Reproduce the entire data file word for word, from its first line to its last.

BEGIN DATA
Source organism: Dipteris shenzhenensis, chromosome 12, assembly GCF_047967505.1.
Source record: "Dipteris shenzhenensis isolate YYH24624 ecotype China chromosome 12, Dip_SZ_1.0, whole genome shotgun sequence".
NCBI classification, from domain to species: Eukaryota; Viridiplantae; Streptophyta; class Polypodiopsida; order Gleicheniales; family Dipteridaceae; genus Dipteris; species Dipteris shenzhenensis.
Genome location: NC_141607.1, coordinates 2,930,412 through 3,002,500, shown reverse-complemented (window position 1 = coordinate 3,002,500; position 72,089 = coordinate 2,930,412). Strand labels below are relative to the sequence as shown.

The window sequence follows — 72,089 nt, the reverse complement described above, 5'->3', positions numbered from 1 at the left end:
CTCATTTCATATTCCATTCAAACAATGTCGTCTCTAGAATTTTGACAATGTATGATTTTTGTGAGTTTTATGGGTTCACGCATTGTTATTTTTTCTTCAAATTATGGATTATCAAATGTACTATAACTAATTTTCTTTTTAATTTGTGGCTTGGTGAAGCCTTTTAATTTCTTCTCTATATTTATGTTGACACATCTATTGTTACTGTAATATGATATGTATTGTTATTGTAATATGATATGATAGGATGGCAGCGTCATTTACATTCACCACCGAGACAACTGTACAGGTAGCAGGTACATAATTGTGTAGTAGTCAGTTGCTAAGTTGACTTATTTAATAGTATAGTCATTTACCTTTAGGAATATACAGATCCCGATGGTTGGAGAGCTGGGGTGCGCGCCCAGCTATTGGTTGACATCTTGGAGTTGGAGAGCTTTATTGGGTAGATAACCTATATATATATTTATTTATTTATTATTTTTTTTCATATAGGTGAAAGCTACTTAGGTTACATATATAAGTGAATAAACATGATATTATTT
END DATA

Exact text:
Source organism: Dipteris shenzhenensis, chromosome 12, assembly GCF_047967505.1.
Source record: "Dipteris shenzhenensis isolate YYH24624 ecotype China chromosome 12, Dip_SZ_1.0, whole genome shotgun sequence".
NCBI classification, from domain to species: Eukaryota; Viridiplantae; Streptophyta; class Polypodiopsida; order Gleicheniales; family Dipteridaceae; genus Dipteris; species Dipteris shenzhenensis.
Genome location: NC_141607.1, coordinates 2,930,412 through 3,002,500, shown reverse-complemented (window position 1 = coordinate 3,002,500; position 72,089 = coordinate 2,930,412). Strand labels below are relative to the sequence as shown.

The window sequence follows — 72,089 nt, the reverse complement described above, 5'->3', positions numbered from 1 at the left end:
CTCATTTCATATTCCATTCAAACAATGTCGTCTCTAGAATTTTGACAATGTATGATTTTTGTGAGTTTTATGGGTTCACGCATTGTTATTTTTTCTTCAAATTATGGATTATCAAATGTACTATAACTAATTTTCTTTTTAATTTGTGGCTTGGTGAAGCCTTTTAATTTCTTCTCTATATTTATGTTGACACATCTATTGTTACTGTAATATGATATGTATTGTTATTGTAATATGATATGATAGGATGGCAGCGTCATTTACATTCACCACCGAGACAACTGTACAGGTAGCAGGTACATAATTGTGTAGTAGTCAGTTGCTAAGTTGACTTATTTAATAGTATAGTCATTTACCTTTAGGAATATACAGATCCCGATGGTTGGAGAGCTGGGGTGCGCGCCCAGCTATTGGTTGACATCTTGGAGTTGGAGAGCTTTATTGGGTAGATAACCTATATATATATTTATTTATTTATTATTTTTTTTCATATAGGTGAAAGCTACTTAGGTTACATATATAAGTGAATAAACATGATATTATTT